Sudan Islamist party urges probe into killing of protesters

Idris Suleiman, Sudan's ex-minister of international cooperation and political secretary of the Popular Congress Party, speaks during a press conference at the party's headquarters in the capital Khartoum on December 26, 2018. (AFP)
Updated 26 December 2018

Sudan Islamist party urges probe into killing of protesters

  • Popular Congress Party senior official Idris Suleman said his party’s own reports indicated that 17 people
  • Angry crowds have taken to the streets in Khartoum and several other cities since December 19

KHARTOUM: Sudan’s top Islamist party, a member of President Omar Al-Bashir’s government, called Wednesday for a probe into the killings of protesters in demonstrations that have rocked the economically troubled country.
Angry crowds have taken to the streets in Khartoum and several other cities since December 19 when the government tripled the price of bread
Sudanese authorities say eight protesters have been killed in clashes, but Amnesty International has put the death toll at 37.
At a press conference in Khartoum, Popular Congress Party senior official Idris Suleman said his party’s own reports indicated that 17 people “were martyred” and 88 wounded in the demonstrations.
Condemning the killings, the party, founded by late Islamist leader Hassan Turabi, urged the authorities to find those responsible.
“We call on the government to launch an investigation into the killings,” Suleman said.
“Those who committed these killings must be held accountable.”
Popular Congress Party is part of Bashir’s government and has two ministers of state in the cabinet and seven lawmakers in parliament.
Turabi, who died in March 2016, was a leading force behind the 1989 coup that brought Bashir to power, ushering in an Islamist regime that hosted Al-Qaeda leader Osama bin Laden from 1992 to 1996 in Sudan.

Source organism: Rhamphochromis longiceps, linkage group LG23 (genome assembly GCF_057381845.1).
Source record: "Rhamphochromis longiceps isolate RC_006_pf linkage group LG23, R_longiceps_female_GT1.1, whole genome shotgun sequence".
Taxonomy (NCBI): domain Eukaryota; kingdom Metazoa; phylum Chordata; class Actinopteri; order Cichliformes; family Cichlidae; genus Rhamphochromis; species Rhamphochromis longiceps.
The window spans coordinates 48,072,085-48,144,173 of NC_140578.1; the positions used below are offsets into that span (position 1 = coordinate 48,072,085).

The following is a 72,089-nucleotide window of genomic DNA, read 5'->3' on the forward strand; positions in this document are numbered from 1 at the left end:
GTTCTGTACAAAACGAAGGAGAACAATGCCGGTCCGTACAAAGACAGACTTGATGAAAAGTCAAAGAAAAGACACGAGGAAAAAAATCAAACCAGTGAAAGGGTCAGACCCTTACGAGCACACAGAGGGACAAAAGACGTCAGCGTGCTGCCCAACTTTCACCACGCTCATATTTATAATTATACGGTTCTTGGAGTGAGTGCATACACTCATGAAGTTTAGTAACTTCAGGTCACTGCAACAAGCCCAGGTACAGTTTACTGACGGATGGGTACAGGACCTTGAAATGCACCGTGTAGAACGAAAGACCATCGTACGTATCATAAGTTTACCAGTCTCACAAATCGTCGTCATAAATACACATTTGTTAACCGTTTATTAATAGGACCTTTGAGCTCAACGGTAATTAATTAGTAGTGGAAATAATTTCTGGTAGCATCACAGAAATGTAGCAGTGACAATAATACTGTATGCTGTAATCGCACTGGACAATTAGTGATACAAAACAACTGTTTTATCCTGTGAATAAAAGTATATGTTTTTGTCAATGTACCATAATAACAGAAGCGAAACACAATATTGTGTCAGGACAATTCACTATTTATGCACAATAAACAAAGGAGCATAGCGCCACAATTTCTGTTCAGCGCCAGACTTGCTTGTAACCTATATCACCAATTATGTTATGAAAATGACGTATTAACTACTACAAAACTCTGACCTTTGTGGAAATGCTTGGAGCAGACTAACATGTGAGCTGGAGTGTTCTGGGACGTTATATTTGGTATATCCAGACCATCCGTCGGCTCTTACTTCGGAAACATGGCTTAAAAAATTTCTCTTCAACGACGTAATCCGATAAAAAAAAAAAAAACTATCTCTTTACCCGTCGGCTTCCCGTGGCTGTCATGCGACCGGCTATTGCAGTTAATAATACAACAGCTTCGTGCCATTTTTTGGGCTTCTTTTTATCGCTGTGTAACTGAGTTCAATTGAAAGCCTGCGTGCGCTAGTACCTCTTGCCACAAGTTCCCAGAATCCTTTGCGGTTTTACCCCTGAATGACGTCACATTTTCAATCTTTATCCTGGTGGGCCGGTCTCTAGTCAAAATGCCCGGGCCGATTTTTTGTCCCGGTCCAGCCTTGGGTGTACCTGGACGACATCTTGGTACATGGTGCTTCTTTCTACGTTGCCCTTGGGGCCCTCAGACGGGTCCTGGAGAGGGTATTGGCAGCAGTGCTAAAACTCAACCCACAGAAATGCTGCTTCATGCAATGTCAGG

Turabi founded Popular Congress Party after he was dismissed from Bashir’s National Congress Party amid a power struggle a decade after the coup.
Police and security officers remained deployed in several parts of the Sudanese capital on Wednesday, but no new demonstration had been staged so far.
Bashir has sought to tamp down the discontent by vowing to “take real reforms” to solve Sudan’s economic woes.
But his statements appear to have done little to appease protesters angered by financial hardships.
Sudan is mired in economic difficulties including an acute foreign currency shortage and soaring inflation.
The crisis has worsened despite the lifting of an economic embargo by the United States in October 2017.
Inflation is running at close to 70 percent and the Sudanese pound has plunged in value, while shortages in bread and fuel have been reported across several cities including Khartoum.
Since the start of the protest movement, Sudanese authorities had arrested several anti-government figures with liberal and communist backgrounds.
ab-jds/del


Over 3 million virus cases reported in Mideast

Labourers, wearing protective face masks, disinfect the front of restaurant in Dubai's marina on March 16, 2020. (AFP)
Updated 31 October 2020

Over 3 million virus cases reported in Mideast

  • Labourers, wearing protective face masks, disinfect the front of restaurant in Dubai's marina on March 16, 2020

DUBAI: The number of reported coronavirus cases has gone over 3 million in the Middle East, an Associated Press count showed on Friday, with the true number likely even higher.
Across the Mideast, there have been over 75,000 deaths attributed to the virus by health authorities, the AP count relying on reported figures by individual countries shows.
There have been 2.5 million recoveries from the virus causing the COVID-19 illness.
In the Mideast, the hardest-hit nation remains Iran, which served as the initial epicenter of the virus in the region. In Iran alone, authorities say there have been over 600,000 confirmed coronavirus cases, with some 477,000 recoveries and 34,000 deaths. Yet even those numbers are believed to be low, Iranian officials say.

NUMBER

Deaths have been reported in the Middle East region due to the coronavirus, according to health authorities.

In some war-torn nations, it remains difficult to know the scope of the pandemic as well. In Yemen for instance, it’s believed that the vast majority of the country’s cases have gone undiagnosed and untreated, and health workers have said only those who are near death are usually brought to hospitals.